“The proposals are completely unloved. They are not popular even among Conservative Back Benchers — quite, quite the opposite. I urge the Minister to accept that a mistake has been made.

“It may not have been his mistake, but I say to him: take the hint, drop it, get rid of it and retreat gracefully. Do not press forward with this. The House of Commons does not want it and nor do our constituents.”

I was therefore delighted that common sense prevailed, and that the Government decided to listen and drop the proposals, not least for the benefit of my constituents, who felt very strongly about this issue.

Looking forward, I am delighted my campaign for a new Special Needs School in South Essex, continues to make steady progress.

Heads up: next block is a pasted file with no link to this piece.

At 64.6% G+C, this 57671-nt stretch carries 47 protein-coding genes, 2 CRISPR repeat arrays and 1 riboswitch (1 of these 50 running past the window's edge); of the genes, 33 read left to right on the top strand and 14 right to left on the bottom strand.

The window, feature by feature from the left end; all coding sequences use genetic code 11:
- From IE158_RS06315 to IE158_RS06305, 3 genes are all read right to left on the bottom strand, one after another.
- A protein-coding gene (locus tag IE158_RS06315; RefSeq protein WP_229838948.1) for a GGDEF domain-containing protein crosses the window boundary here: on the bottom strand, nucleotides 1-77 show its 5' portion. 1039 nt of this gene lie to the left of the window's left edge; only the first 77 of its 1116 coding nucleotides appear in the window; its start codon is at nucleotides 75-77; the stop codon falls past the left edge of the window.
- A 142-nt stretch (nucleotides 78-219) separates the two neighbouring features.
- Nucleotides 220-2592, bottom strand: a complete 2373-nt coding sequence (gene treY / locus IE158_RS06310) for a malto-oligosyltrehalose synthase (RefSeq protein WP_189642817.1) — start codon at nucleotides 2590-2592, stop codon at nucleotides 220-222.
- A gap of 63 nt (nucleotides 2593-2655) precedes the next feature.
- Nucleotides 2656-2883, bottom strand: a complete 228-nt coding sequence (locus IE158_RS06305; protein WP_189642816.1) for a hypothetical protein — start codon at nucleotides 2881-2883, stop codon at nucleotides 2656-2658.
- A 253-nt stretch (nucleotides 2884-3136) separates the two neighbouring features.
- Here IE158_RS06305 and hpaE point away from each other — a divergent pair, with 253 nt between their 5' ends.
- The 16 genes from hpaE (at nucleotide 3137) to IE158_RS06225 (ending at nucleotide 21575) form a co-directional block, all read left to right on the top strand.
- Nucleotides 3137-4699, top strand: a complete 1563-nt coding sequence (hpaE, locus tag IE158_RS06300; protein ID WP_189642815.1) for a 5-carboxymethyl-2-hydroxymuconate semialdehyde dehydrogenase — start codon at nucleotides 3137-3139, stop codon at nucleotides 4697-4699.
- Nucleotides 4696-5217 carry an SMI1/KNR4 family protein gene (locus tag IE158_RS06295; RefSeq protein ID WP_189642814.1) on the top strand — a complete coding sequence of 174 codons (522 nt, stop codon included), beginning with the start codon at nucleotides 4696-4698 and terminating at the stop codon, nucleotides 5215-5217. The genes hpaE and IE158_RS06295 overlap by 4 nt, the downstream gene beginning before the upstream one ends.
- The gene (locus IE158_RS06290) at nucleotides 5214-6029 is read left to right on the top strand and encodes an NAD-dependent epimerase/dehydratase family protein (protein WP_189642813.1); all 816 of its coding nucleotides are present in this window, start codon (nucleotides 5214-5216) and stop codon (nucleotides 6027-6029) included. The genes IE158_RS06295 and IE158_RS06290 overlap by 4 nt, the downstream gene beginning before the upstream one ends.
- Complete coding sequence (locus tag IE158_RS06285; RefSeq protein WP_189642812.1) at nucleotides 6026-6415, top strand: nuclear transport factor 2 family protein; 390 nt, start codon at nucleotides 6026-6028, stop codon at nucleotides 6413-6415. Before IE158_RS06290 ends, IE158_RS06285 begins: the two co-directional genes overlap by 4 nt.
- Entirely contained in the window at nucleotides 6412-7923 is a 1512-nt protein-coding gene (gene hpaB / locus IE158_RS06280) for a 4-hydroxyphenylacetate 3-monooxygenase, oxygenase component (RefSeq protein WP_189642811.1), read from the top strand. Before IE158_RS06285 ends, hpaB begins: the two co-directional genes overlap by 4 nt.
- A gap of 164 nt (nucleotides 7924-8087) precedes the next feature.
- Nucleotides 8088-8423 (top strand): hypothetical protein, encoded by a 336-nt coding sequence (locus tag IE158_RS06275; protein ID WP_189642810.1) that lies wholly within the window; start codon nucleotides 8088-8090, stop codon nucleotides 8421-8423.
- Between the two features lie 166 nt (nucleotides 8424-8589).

In recent years, as part of my constituency casework and surgeries, I have been approached by an increasing number of parents who have been experiencing real practical difficulties, in finding suitable school places for their children, who have special needs.

Put simply, we do not have enough special needs places, particularly in the south of the County to deal with ever-increasing demand.

I have therefore been working closely with Essex County Council’s Education Team to discuss how to make this campaign a reality. In addition, I hope to be meeting with Education Ministers very shortly and I look forward to hopefully providing a substantive update, in the near future.

As ever, if you are a constituent and you would like to discuss a particular issue with me, please do make an appointment at one of my regular constituency surgeries. To make an appointment, please telephone the constituency office on: 01268 742 044.

Finally, may I take this opportunity to wish you all a very happy New Year.